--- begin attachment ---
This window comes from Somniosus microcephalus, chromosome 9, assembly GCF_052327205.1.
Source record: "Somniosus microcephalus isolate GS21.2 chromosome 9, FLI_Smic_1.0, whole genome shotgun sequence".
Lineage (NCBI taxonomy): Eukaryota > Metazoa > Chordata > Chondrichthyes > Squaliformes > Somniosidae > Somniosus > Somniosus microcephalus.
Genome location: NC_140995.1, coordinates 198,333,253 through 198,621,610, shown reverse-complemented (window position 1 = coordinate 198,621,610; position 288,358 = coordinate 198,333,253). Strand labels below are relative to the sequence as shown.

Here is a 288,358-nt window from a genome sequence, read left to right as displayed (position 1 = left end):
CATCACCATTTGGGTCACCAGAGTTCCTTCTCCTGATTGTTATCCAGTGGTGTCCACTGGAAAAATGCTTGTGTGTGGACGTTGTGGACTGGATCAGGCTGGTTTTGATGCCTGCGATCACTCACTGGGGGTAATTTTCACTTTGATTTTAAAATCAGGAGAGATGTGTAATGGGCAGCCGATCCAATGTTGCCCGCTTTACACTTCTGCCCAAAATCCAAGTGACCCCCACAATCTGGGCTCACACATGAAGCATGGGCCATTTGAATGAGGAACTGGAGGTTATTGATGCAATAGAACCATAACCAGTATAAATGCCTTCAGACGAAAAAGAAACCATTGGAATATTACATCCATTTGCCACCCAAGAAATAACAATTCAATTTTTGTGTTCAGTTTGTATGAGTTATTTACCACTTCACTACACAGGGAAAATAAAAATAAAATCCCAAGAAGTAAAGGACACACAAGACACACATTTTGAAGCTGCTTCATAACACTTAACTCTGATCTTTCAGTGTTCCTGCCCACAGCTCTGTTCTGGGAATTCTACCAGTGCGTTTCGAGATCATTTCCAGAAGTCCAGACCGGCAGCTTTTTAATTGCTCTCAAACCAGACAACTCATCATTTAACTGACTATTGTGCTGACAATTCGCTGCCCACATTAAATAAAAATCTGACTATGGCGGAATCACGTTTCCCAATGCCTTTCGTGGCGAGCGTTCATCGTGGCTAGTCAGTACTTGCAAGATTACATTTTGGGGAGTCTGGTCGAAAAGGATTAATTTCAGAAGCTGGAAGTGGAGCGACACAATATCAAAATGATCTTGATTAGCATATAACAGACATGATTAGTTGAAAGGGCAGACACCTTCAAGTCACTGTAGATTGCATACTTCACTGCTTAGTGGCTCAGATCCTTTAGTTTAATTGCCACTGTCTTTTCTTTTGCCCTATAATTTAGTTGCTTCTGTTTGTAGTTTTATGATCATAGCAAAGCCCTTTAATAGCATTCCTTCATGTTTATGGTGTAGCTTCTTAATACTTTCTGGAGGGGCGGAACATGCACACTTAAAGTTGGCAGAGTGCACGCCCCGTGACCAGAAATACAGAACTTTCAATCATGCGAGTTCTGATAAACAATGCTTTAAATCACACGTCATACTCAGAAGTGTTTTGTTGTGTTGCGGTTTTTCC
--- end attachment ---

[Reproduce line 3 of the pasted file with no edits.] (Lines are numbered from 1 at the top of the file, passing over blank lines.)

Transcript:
Lineage (NCBI taxonomy): Eukaryota > Metazoa > Chordata > Chondrichthyes > Squaliformes > Somniosidae > Somniosus > Somniosus microcephalus.